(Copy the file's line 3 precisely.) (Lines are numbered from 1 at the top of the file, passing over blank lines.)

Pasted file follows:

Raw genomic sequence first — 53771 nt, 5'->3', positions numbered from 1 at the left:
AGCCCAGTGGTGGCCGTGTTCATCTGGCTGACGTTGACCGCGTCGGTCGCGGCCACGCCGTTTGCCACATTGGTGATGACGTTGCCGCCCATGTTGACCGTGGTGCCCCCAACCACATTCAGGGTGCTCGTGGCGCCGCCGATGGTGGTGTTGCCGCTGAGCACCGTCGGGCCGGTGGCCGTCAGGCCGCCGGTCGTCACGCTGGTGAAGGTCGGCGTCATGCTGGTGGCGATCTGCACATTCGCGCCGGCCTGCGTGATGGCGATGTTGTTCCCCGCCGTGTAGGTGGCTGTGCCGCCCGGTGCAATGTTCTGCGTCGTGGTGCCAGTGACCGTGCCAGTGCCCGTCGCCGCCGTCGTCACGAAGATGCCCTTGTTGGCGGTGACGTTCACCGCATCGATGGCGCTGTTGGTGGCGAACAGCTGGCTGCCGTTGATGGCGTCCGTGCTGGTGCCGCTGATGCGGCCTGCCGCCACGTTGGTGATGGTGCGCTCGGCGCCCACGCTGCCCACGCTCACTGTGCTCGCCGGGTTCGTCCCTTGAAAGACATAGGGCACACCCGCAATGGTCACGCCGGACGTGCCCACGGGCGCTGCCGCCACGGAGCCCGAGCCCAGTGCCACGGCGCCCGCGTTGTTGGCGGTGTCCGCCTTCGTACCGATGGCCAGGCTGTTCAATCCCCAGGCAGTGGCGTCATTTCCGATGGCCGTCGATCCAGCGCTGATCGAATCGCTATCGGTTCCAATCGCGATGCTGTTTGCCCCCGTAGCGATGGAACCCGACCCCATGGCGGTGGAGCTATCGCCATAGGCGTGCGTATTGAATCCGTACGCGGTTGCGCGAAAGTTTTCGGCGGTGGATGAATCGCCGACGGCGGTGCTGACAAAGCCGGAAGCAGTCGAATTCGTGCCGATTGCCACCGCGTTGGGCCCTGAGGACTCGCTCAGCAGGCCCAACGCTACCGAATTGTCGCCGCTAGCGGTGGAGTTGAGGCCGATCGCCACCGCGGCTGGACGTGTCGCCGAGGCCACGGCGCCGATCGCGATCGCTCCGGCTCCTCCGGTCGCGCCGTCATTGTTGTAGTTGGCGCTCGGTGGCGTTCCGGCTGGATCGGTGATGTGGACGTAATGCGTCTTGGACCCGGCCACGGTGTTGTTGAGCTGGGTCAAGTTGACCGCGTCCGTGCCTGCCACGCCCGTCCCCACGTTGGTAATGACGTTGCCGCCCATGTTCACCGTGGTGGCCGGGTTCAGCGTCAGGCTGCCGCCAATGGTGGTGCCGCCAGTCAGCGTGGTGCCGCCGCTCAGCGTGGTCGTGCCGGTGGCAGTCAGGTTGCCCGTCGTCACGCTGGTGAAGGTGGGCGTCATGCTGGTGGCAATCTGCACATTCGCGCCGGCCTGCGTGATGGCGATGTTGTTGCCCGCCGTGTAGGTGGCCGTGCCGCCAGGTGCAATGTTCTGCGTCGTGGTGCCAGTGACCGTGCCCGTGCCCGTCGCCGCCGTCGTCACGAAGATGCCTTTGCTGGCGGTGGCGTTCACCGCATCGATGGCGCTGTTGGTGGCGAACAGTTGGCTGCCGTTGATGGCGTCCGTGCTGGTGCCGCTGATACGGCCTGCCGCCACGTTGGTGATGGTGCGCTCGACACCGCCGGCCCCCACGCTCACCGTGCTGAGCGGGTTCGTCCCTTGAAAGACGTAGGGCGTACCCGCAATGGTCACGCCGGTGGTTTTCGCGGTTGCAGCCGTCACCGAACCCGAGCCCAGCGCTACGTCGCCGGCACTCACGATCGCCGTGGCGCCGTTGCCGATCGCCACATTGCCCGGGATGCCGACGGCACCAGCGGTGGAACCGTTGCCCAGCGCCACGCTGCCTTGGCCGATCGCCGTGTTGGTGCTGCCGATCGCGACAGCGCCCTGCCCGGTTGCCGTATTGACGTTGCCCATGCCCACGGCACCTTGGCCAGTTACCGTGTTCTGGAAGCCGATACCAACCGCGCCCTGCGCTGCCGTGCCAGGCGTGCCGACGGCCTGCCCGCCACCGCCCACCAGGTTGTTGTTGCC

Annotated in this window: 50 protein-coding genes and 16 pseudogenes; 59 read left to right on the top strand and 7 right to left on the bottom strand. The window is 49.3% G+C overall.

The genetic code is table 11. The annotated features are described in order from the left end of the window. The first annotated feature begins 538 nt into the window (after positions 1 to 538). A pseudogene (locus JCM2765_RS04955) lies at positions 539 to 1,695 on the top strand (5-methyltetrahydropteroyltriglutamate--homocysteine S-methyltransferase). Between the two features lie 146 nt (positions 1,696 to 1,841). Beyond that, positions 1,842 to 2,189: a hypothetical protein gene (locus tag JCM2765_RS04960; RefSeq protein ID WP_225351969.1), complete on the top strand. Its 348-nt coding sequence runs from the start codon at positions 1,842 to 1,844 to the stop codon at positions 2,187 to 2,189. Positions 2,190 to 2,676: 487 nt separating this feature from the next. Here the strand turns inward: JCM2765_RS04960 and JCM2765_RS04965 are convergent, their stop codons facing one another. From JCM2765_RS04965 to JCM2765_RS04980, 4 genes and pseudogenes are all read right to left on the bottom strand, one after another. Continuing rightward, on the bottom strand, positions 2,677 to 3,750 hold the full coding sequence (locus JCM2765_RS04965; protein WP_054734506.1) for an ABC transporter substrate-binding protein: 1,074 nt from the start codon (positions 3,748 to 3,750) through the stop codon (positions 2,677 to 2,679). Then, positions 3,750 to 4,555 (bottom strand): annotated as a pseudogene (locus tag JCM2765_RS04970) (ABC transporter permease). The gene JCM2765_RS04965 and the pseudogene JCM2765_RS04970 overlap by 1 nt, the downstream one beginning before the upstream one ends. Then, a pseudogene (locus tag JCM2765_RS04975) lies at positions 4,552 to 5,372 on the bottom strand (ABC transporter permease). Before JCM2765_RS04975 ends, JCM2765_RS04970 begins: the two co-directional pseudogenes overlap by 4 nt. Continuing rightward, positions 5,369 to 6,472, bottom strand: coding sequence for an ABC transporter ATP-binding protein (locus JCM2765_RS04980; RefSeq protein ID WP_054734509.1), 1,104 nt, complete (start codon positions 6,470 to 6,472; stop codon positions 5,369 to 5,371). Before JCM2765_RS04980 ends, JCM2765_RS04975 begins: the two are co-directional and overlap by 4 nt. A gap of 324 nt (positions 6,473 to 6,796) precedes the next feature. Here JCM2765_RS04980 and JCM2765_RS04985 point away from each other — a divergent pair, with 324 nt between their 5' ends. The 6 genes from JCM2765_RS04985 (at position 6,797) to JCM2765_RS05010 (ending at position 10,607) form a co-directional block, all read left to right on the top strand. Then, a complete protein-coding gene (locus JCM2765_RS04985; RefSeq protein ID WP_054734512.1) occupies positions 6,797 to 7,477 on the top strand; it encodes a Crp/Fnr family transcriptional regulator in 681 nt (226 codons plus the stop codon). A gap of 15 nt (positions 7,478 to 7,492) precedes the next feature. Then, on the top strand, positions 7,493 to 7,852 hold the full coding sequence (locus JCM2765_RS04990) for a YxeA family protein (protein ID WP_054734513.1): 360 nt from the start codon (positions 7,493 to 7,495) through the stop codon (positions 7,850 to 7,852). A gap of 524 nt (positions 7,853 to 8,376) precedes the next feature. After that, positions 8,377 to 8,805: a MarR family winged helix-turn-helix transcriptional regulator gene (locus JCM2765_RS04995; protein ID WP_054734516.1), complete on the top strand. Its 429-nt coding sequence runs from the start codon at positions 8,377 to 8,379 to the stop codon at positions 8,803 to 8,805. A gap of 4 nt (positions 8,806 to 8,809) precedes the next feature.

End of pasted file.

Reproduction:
Annotated in this window: 50 protein-coding genes and 16 pseudogenes; 59 read left to right on the top strand and 7 right to left on the bottom strand. The window is 49.3% G+C overall.